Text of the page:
Schindelheim v. Advanced Micro Devices Inc. et al

Filing 6

ORDER by Judge Alsup in case 3:06-cv-07417-WHA; denying (18) Motion to Appoint Counsel ; terminating (42) Motion to Appoint Counsel ; granting (44) Motion to Appoint Counsel ; granting in part and denying in part (2) Motion to Appoint Counsel in case M:07-cv-01826-WHA (whalc1, COURT STAFF) (Filed on 6/4/2007)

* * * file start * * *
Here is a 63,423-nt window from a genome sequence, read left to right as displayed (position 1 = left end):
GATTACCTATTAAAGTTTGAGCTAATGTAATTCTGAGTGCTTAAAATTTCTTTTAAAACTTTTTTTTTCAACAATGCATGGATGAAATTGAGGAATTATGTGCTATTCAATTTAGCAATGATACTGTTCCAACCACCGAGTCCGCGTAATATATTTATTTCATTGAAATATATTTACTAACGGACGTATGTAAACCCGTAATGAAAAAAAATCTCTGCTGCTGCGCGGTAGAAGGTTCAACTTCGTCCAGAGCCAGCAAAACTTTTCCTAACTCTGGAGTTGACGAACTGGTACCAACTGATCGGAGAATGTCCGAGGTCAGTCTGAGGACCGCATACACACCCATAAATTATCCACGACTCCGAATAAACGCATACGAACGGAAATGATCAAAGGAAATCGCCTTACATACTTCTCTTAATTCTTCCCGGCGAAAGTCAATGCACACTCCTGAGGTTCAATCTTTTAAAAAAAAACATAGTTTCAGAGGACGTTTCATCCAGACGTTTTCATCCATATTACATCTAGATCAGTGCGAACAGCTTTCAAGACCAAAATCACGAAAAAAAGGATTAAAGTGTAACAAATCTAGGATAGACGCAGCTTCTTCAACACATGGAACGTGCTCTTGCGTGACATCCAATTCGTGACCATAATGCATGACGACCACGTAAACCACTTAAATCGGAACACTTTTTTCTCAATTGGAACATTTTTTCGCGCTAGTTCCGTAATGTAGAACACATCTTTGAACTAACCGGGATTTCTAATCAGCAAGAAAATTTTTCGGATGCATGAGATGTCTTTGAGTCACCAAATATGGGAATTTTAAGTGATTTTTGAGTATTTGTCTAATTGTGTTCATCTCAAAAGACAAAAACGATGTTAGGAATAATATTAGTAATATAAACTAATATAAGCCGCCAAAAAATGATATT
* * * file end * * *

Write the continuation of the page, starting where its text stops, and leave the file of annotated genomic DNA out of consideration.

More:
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Schindelheim v. Advanced Micro Devices Inc. et al Doc. 6 Case 3:07-cv-02756-WHA Document 6 Filed 06/04/2007 Page 1 of 8 1 2 3 4 5 6 7 8 9 10 IN RE GRAPHICS PROCESSING UNITS ANTITRUST LITIGATION / This Document Relates to: All Actions. / No. C 07-01826 WHA MDL No. 1826 PRETRIAL ORDER NO. 3C FINAL ORDER APPOINTING INTERIM COUNSEL FOR PUTATIVE CLASSES IN THE UNITED STATES DISTRICT COURT FOR THE NORTHERN DISTRICT OF CALIFORNIA United States District Court 11 For the Northern District of California 12 13 14 15 16 17 18 19 20 21 22 23 24 25 26 27 28 In this recently designated, multi-district proceeding involving allegations of price-fixing in the sale and marketing of graphics processing chips, three motions are now before the Court seeking appointment as interim counsel for the putative classes. Two of the motions are on behalf of direct purchasers of the chips and one is on behalf of indirect purchasers. Currently, there are 21 indirect-purchaser actions associated with this multi-district litigation. An additional 24 indirect-purchaser actions have been transferred by the Judicial Panel on Multi-District Litigation. There are five direct-purchaser actions associated with this multi-district litigation with one additional action having recently been transferred. Plaintiffs are represented by several dozen different attorneys. The concept of "interim counsel to act on behalf of the putative class" was added to Rule 23 in 2003. It is a permissive option. Under Rule 23(g)(2)(A), a district court "may," but is not required, to "designate interim counsel to act on behalf of the putative class before Dockets.Justia.com Case 3:07-cv-02756-WHA Document 6 Filed 06/04/2007 Page 2 of 8 1 2 3 4 5 6 7 8 9 10 determining whether to certify the action as a class action." The role of interim counsel is set forth in the Advisory Committee's Note: Paragraph (2)(A) authorizes the court to designate interim counsel during the pre-certification period if necessary to protect the interests of the putative class. * * * Before the class certification, however, it will usually be important for an attorney to take action to prepare for the certification decision. The amendment to Rule 23(c)(1) recognizes that some discovery is often necessary for that determination. It also may be important to make or respond to motions before certification. Settlement may be discussed before certification. Ordinarily, such work is handled by the lawyer who filed the action. In some cases, however, there may be rivalry or uncertainty that makes formal designation of interim counsel appropriate. Rule 23(g)(2)(A) authorizes the court to designate interim counsel to act on behalf of the putative class before the certification decision is made. See also Manual For Complex Litigation, Fourth Ed. 1211 at 24647 (2004). With respect to direct purchasers, one pending motion proposes a group of three law firms. They are Kaplan, Fox & Kilsheimer LLP ("KFK"), Spector, Roseman & Kodroff, P.C. ("SRK"), and Saveri & Saveri, Inc. ("Saveri"), the latter to be "interim liaison counsel." The other direct-purchaser motion proposes Boies, Schiller & Flexner LLP ("BSF") as interim counsel. The threshold question is whether we even need interim counsel. At least one court has declined to appoint interim counsel. In re Issuer Plaintiff Initial Pub. Offering Antitrust Litig., 234 F.R.D. 67, 70 (S.D.N.Y.) (Judge McKenna). On the present record, however, this order finds that there is a need for interim counsel, at least to the extent designated below. The basic reason is that serious issues concerning the adequacy of the pleadings and the availability of discovery/disclosures will plainly arise, among other reasons, well before we reach the stage of class certification. It is important to streamline the balkanized line-up of many counsel and to make sure that the responsibility to fully represent the putative class(es) does not fall between the cracks. True, this role could conceivably be served by "liaison" or "coordinating" counsel. But the above-quoted description by the Advisory Committee of the role of interim counsel seems most apt to the needs of the present set of coordinated actions. * * * United States District Court 11 For the Northern District of California 12 13 14 15 16 17 18 19 20 21 22 23 24 25 26 27 28 2 Case 3:07-cv-02756-WHA Document 6 Filed 06/04/2007 Page 3 of 8 1 2 3 4 5 6 7 8 9 10 Although the rule is silent as to the criteria for selecting interim counsel for the putative class, this order will borrow the criteria specified in Rule 23(g) for selecting class counsel. The first factor is "the work counsel has done in identifying or investigating potential claims in the action." It appears to the Court that all of the applicants have relied primarily, if not exclusively, on the fact of the pendency of an antitrust investigation by the Department of Justice. All of the actions were commenced in the wake of the public announcements by defendants of their receipt of DOJ document subpoenas. The complaints rely on no additional work (such as interviews with confidential witnesses) beyond what would be readily available from public sources and consumers. Nor do the interim-counsel motions and declarations reveal any investigative work, under seal or otherwise, with the sole exception that each movant has hired an economics consultant. So this factor does not separate any one applicant from the others. At the hearing on these motions, all applicants were heard, some several times. All applicants were asked to submit supplemental information, including declarations under seal summarizing any investigative work done to date. All submissions have now been evaluated and the above observation remains true. The next factor is "counsel's experience in handling class actions, other complex litigation, and claims of the type asserted in the action." The applicant law firms all have excellent track records. The applications, however, uniformly gloss over a key issue, namely the identity of the lead lawyer or top two lawyers in each firm who will be dedicated to the case as opposed to merely appearing on the pleadings and making occasional visits into the case. Thus, each application showcases a fabled lawyer. But no application promises anything concerning how involved any such star will actually be in the day-to-day management and work of the case. For example, we are told that "Robert Kaplan, Gregory Aronson and Gary Specks of KFK will participate . . . in this case" (Br. 7). Participation could be a lot or a little. For all we are told, the star attraction may be so consumed with other litigation as to make only cameo appearances in our case. At the hearing, counsel were given an opportunity to clarify. The Court is convinced that the individual lawyer appointed herein will devote a large 3 United States District Court 11 For the Northern District of California 12 13 14 15 16 17 18 19 20 21 22 23 24 25 26 27 28 Case 3:07-cv-02756-WHA Document 6 Filed 06/04/2007 Page 4 of 8 1 2 3 4 5 6 7 8 9 10 percentage of his own time to this case although, of course, some projects may be delegated within the individual interim counsel's firm to those qualified to perform the project. The next factor is "counsel's knowledge of the applicable law." All of the applicants are well-versed in federal antitrust law. Again, this factor does not separate any one applicant from the rest. The next factor is "the resources counsel will commit to representing the class." BSF has more lawyers than the rival groups combined and certainly more than any individual firm within the rival groups. Rule 23(g)(1)(C)(ii) further allows the court to "consider any other matter pertinent to counsel's ability to fairly and adequately represent the interests of the class." In this connection, the Advisory Committee Note states: In many instances, the applicant will be an individual attorney. In other cases, however, an entire firm, or perhaps numerous attorneys who are not otherwise affiliated but are collaborating on the action will apply. No rule of thumb exists to determine when such arrangements are appropriate; the court should be alert to the need for adequate staffing of the case, but also to the risk of overstaffing or an ungainly counsel structure. Based on the undersigned's eight years on the bench and preceding 25 years as a trial attorney, the Court has found that a single firm will usually provide more effective and more efficient representation than a conglomerate of separate firms. The reason is that the single firm is already organized with internal levels of communication, already has a command and management structure and already has tried-and-tested teamwork habits. By contrast, a conglomerate of separate firms must invent, establish and maintain a command and management structure and forge new teamwork habits together with lines of communication. Having one lead responsible counsel is, in the Court's judgment, better calculated to achieve success than having multiple leaders, each of whom may expect the other to carry out a task. A conglomerate increases the risk of items falling through the cracks. As the Advisory Committee Note warns, moreover, such combinations pose "the risk of overstaffing" and make for "an ungainly counsel structure." United States District Court 11 For the Northern District of California 12 13 14 15 16 17 18 19 20 21 22 23 24 25 26 27 28 4 Case 3:07-cv-02756-WHA Document 6 Filed 06/04/2007 Page 5 of 8 1 2 3 4 5 6 7 8 9 10 On the other hand, if we always limit appointment to single firms, smaller boutique firms with excellent counsel may go unemployed, at least where they refuse (or are unable) to carry the full load. This would be an institutional loss of talent to our system. Consequently, a court should not automatically disqualify a conglomeration as counsel. Nonetheless, the Court cannot ignore the lessons of experience and will factor in a preference for a single excellent firm. On the present record, that preference militates in favor of the selection of BSF as interim counsel for the nationwide putative class of direct purchasers, all other factors being more or less equal. Contrary to some of the applications, Rule 23(g)(2) does not require that the applicant "best" able to represent the interests of the class be chosen as interim counsel, at least not expressly. That language applies, at least expressly, only to the selection of ultimate class counsel. Here, we are only concerned with interim counsel. It is very hard at this early stage to say who is "best." Nonetheless, this order finds that the appointments made herein will advance the interests of the class at least as well, if not better, than any other appointment.* Consequently, this order appoints William Isaacson and his firm Boies, Schiller & Flexner LLP as interim counsel for the putative nationwide class of direct purchasers. Interim counsel shall have all of the responsibilities set forth below. There is no need for an executive committee. * * * United States District Court 11 For the Northern District of California 12 13 14 15 16 17 18 19 20 21 22 23 24 25 26 27 28 With respect to the indirect purchasers (such as end consumers who bought through others), the problem is more complicated. Although a federal claim is theoretically possible for indirect purchasers under the pass-on exception to Illinois Brick v. Illinois, 431 U.S. 720 (1984), such federal claims in actual practice rarely succeed and no such claim is presented. The only federal claim is for injunctive relief. The state damages claims have more traction for indirect purchasers seeking any recovery. In this MDL proceeding, there are also 21 indirect-purchaser cases with claims under state law. An additional 24 cases with claims under state law will soon The Court inquired whether any counsel wished to offer an attractive fee proposal, which Rule 23(g) now expressly invites, but all declined, citing the lack of information at this early stage to evaluate the case. * 5 Case 3:07-cv-02756-WHA Document 6 Filed 06/04/2007 Page 6 of 8 1 2 3 4 5 6 7 8 9 10 join them. Although state claims usually proceed on a state-class-by-state-class basis, there is some authority for a nationwide class under California law. To streamline the roles of counsel, this order appoints Michael Lehmann and his firm Furth Lehmann LLP as interim counsel for the putative nationwide class of indirect purchasers for all claims -- as to all federal and state claims. The Court has wrestled with the problem of trying to identify the appropriate classes for indirect purchasers. To appoint interim counsel for each state would be unworkable. To break them into federal versus state claims would mean that two different counsel would be speaking for the same person, e.g., a California resident would have one attorney on the state claims and yet another attorney on the federal claims. Frankly, it is too early in the case for the Court to assess which grouping makes sense. It is best, for now, to put one lawyer in charge of the entire group of indirect purchasers, subject to adjustment later. It is true that the Furth firm proposed itself originally as part of a four-firm conglomerate. For the reasons stated above, however, the Court finds each putative class would be better served by an appointment of a single firm, subject to the following caveat. Mr. Lehmann seems slightly more dedicated to the case than any other candidate. If Attorney Lehmann concludes that he would have an irreconcilable conflict, even as interim counsel, he may recommend to the Court an appropriate division of the putative indirect purchaser class along with, as to each post, two separate candidates to serve as interim counsel and explanations of the relative merits of the two competing applications, one of whom the Court will then select, without prejudice to anyone else applying for the post. There is no need for an executive committee. * * * United States District Court 11 For the Northern District of California 12 13 14 15 16 17 18 19 20 21 22 23 24 25 26 27 28 All interim counsel shall have the following responsibilities: 1. To investigate the claims, including interviews of witnesses and collection of evidence and retention of consultants and investigators; 2. To brief and argue issues relating to a stay of discovery/disclosures and to conduct all necessary discovery as allowed; 3. To prepare and file a consolidated amended complaint, including formulation of the pleading strategies; 6 Case 3:07-cv-02756-WHA Document 6 Filed 06/04/2007 Page 7 of 8 1 2 3 4 5 6 7 8 9 10 4. 5. To brief and to argue the motion to dismiss; To prepare and to argue the motion for class certification and to recommend at least one other counsel for each class and subclass, all without prejudice to other motions and proposed representations; 6. To negotiate with defense and other counsel with respect to potential settlement and other matters after adequate due diligence; 7. To consult, as necessary in the best interests of the putative class, with all other plaintiffs' counsel to obtain their input concerning strategy and to be the primary spokesperson for the putative class; 8. To act as interim counsel in any appeal prior to the appointment United States District Court 11 For the Northern District of California of class counsel; and 9. To advance and protect the interests of the putative class in all 12 13 14 15 16 17 18 19 20 21 22 23 24 25 26 27 28 respects and to honor all of its responsibilities, including making sure that all representations and commitments made on its behalf are honored. All compensable work on behalf of any putative class shall be done by interim counsel except in those instances wherein the named interim counsel concludes in good faith that efficiency and effectiveness clearly warrant delegation of a task to another firm selected by the named interim counsel who shall be deemed as well to be interim counsel to the extent of such delegation. When any such work is delegated, appointed named interim counsel must prepare a contemporaneous memorandum to file justifying why the delegation met the above criteria. All work done by any counsel, consultants and investigators on behalf of any putative class must be documented in contemporaneous time notes stating the timekeeper, the date, time employed, the project and a description of the work. With respect to the latter, an entry such as "review financial statements to prepare for X deposition" would be adequate but "review documents" would not be. Interim counsel shall submit to the Court under seal on the third Monday after the close of each quarter a summary of all time and projects performed by interim counsel (including delegated projects) identifying the names and firms of the individual attorneys 7 Case 3:07-cv-02756-WHA Document 6 Filed 06/04/2007 Page 8 of 8 1 2 3 4 5 6 7 8 9 10 doing the work and shall provide all memos justifying delegation of any work on behalf of the putative class. Any commitments and agreements with defense counsel and/or the Court made by any interim counsel (including interim counsel by way of a delegation), must be honored by and will be binding on the putative class. All other counsel representing any putative class member shall have the right, upon request, to review (without copying) all investigative and other work-product materials assembled by interim counsel. This is so that other counsel may evaluate the case and make appropriate bids for the job of class counsel (as well as to protect their own clients). Such other counsel must, however, maintain the confidentiality of any privileged information made available to them. All work product by interim counsel and their investigators must be provided to class counsel in the event different counsel is selected for that position. Except as expressly authorized herein, interim counsel may have no other arrangements or agreements concerning distribution of work herein or attorney fees or costs. The appointments above shall become effective upon the filing of a certificate by said counsel accepting the terms of the appointment, which shall be filed within SEVEN CALENDAR DAYS United States District Court 11 For the Northern District of California 12 13 14 15 16 17 18 19 20 21 22 23 24 25 26 27 28 of the date of this order. This order finds that the following appointments will best protect the interests of putative class members. The foregoing appointments are without prejudice to a fresh examination of who should be class counsel if and when class(es) are certified. IT IS SO ORDERED. Dated: June 4, 2007. WILLIAM ALSUP UNITED STATES DISTRICT JUDGE 8